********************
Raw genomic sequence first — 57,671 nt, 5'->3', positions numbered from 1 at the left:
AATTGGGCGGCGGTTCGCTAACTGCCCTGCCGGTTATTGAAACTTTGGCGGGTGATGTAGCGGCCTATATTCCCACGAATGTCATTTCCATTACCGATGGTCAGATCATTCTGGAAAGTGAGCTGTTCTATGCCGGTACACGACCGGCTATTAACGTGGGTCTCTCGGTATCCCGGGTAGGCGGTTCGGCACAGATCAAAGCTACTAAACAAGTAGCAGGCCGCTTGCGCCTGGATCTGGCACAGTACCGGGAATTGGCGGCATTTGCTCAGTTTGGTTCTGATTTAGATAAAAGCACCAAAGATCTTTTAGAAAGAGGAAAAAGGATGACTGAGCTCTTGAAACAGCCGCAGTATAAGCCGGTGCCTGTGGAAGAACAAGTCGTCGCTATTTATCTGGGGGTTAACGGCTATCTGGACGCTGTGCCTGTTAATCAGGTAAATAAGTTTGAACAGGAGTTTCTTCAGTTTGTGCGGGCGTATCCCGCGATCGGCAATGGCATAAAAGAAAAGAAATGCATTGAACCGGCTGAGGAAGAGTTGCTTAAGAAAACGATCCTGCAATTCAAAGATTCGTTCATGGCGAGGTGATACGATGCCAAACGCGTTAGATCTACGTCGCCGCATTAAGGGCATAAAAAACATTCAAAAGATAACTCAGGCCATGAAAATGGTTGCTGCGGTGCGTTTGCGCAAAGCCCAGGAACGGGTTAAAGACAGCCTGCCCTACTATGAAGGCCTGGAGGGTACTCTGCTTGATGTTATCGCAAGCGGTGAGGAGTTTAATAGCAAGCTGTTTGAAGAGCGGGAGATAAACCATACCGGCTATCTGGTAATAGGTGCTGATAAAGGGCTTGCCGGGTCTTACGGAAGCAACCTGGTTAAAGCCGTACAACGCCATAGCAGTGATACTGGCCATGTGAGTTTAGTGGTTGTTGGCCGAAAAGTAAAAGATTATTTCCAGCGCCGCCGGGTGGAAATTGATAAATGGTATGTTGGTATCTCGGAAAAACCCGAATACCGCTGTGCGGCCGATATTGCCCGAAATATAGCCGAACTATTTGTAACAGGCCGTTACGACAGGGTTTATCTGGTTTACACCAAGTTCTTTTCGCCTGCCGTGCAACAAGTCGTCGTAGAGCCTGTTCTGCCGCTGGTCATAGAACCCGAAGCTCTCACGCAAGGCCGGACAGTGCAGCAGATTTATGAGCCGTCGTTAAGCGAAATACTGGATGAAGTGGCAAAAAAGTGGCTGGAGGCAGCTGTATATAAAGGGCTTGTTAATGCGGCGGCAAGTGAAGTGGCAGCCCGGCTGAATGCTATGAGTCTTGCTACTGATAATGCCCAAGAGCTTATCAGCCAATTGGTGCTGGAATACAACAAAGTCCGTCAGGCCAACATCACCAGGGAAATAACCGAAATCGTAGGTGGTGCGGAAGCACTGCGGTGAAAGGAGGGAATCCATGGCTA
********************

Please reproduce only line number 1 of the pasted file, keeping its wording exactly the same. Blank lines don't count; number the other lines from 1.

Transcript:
Raw genomic sequence first — 57,671 nt, 5'->3', positions numbered from 1 at the left: